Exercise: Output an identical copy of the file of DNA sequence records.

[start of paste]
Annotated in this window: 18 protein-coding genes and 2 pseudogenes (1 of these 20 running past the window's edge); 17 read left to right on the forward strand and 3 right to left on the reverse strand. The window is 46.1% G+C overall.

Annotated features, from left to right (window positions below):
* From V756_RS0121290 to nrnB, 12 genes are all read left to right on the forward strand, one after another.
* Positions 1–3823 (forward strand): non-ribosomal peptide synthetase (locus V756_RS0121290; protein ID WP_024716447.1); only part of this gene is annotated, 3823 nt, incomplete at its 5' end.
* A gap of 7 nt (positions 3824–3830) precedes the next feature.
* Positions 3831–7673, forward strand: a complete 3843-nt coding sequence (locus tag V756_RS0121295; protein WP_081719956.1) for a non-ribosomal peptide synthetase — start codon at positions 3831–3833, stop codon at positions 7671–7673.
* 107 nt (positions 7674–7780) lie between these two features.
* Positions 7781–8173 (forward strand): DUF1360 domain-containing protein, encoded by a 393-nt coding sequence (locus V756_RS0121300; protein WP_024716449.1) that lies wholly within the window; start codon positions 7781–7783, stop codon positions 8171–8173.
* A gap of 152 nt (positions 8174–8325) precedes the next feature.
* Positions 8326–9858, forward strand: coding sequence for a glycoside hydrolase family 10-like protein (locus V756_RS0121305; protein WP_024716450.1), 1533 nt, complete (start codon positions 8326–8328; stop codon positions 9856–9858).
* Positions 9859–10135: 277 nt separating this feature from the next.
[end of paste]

Annotated in this window: 18 protein-coding genes and 2 pseudogenes (1 of these 20 running past the window's edge); 17 read left to right on the forward strand and 3 right to left on the reverse strand. The window is 46.1% G+C overall.

Annotated features, from left to right (window positions below):
* From V756_RS0121290 to nrnB, 12 genes are all read left to right on the forward strand, one after another.
* Positions 1–3823 (forward strand): non-ribosomal peptide synthetase (locus V756_RS0121290; protein ID WP_024716447.1); only part of this gene is annotated, 3823 nt, incomplete at its 5' end.
* A gap of 7 nt (positions 3824–3830) precedes the next feature.
* Positions 3831–7673, forward strand: a complete 3843-nt coding sequence (locus tag V756_RS0121295; protein WP_081719956.1) for a non-ribosomal peptide synthetase — start codon at positions 3831–3833, stop codon at positions 7671–7673.
* 107 nt (positions 7674–7780) lie between these two features.
* Positions 7781–8173 (forward strand): DUF1360 domain-containing protein, encoded by a 393-nt coding sequence (locus V756_RS0121300; protein WP_024716449.1) that lies wholly within the window; start codon positions 7781–7783, stop codon positions 8171–8173.
* A gap of 152 nt (positions 8174–8325) precedes the next feature.
* Positions 8326–9858, forward strand: coding sequence for a glycoside hydrolase family 10-like protein (locus V756_RS0121305; protein WP_024716450.1), 1533 nt, complete (start codon positions 8326–8328; stop codon positions 9856–9858).
* Positions 9859–10135: 277 nt separating this feature from the next.